Da li su antropolozi dužni da budu (ne)religiozni?
Are Anthropologists Obliged To Be (non)religious?
Published by: Универзитет у Нишу
Keywords: revival of religion; modern religiosity; church; state; society; science
Summary/Abstract: In the last twenty odd years we have witnessed an intense process in which religion has become topical again and traditional churches have restored their social importance. Religious beliefs have returned to the historical scene and the variety of meanings, complexity and, not rarely, dramatic nature of this process have reflected the scope of the crisis of meaning in the modern world. The interpretation of this process within our national academic scene has often been simplified, related to the political, social, and economic crisis, the collapse of the country and wars that were waged in the former Yugoslavia. Insisting on this causal relation, however, testifies more to the dogmatic functionalist and utilitarian axiom of the rationalized (scientific) image of reality, than to reality itself. Transition in the southern Slavic region has somewhat contributed to the reactualization of religion, but more as an additional in- fluence to this process than its “driving force”. The collapse of the country only re- moved the pretense of a welfare state and security, where untenable global principles on which contemporary civilization is based have only been revealed. My attempt in this paper is to point to the fact that the anthropological interpretation of these proc- esses is determined by the (non)religiosity of ethnologists/anthropologists, that there are different possible aspects which can be used to interpret the phenomenon of return to religion, and that there are also different aspects of the relationship between the (Serbian Orthodox) church and the society/state.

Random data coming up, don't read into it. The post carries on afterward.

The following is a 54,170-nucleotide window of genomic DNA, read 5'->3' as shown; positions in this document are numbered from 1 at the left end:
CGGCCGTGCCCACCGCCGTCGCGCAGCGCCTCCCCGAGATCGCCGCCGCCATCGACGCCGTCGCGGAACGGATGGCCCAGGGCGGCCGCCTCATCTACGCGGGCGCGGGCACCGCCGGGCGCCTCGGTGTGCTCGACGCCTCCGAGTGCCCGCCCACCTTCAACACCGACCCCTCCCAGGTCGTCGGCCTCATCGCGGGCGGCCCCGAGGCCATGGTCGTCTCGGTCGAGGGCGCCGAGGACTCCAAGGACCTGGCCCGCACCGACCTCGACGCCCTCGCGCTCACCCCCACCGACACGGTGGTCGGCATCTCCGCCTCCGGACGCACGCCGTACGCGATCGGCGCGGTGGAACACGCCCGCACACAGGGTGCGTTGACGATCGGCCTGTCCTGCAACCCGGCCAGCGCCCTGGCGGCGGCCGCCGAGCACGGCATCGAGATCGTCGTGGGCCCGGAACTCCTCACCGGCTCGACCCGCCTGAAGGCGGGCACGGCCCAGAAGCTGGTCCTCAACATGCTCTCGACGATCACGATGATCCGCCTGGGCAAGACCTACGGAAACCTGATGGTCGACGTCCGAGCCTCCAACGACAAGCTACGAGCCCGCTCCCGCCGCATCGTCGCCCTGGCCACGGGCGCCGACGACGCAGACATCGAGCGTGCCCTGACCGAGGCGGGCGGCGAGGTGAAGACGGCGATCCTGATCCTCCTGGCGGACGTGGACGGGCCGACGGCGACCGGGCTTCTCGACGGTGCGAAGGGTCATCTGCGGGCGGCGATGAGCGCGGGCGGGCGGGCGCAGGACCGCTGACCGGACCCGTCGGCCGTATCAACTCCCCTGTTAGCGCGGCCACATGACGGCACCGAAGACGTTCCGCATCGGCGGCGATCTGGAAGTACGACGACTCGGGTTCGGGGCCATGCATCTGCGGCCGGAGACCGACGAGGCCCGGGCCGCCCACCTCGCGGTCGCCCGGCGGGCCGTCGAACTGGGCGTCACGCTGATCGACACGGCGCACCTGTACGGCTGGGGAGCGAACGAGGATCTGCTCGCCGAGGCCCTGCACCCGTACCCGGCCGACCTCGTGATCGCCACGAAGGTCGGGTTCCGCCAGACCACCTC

- Issue Year: 2009
- Issue No: 04
- Page Range: 1413-1434
- Page Count: 22
- Language: Serbian